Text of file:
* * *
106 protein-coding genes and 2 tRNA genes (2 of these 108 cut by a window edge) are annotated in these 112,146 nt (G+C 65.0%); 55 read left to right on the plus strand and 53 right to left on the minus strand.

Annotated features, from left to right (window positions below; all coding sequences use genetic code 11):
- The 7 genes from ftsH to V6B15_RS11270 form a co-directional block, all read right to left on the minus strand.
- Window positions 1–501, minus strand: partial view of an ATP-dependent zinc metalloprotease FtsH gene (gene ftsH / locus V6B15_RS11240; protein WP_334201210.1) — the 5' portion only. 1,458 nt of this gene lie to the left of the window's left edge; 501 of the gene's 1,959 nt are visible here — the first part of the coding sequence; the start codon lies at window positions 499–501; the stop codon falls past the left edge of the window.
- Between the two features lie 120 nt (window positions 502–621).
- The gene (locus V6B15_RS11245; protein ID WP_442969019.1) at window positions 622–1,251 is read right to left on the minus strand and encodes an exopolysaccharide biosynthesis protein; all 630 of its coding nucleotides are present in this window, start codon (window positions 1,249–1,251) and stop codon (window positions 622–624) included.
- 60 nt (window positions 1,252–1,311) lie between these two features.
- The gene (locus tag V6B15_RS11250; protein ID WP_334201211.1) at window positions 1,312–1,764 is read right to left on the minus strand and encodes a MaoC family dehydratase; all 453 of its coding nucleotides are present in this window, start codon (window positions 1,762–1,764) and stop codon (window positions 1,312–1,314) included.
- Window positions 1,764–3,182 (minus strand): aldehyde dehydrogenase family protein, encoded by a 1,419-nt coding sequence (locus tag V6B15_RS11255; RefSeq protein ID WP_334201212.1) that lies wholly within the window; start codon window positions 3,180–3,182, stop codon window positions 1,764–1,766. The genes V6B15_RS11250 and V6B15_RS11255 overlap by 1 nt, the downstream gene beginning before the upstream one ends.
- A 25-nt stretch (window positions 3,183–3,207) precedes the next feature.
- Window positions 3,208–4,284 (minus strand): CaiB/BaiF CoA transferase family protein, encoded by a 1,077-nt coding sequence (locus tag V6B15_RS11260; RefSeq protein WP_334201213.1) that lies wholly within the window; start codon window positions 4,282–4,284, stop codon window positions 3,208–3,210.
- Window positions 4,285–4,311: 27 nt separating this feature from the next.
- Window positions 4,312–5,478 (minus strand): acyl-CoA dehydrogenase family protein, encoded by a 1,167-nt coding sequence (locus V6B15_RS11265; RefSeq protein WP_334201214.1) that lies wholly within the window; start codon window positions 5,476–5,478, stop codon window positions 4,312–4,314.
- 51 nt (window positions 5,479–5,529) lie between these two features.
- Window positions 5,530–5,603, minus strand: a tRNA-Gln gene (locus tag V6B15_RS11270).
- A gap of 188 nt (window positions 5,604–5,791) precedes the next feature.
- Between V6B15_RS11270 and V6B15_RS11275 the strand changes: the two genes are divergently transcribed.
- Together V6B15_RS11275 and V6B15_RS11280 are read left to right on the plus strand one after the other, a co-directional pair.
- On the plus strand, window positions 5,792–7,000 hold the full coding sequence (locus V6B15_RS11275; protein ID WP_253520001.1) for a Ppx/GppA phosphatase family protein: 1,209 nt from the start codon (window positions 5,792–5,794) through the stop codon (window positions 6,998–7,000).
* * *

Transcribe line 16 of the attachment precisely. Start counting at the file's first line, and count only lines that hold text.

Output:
- A gap of 188 nt (window positions 5,604–5,791) precedes the next feature.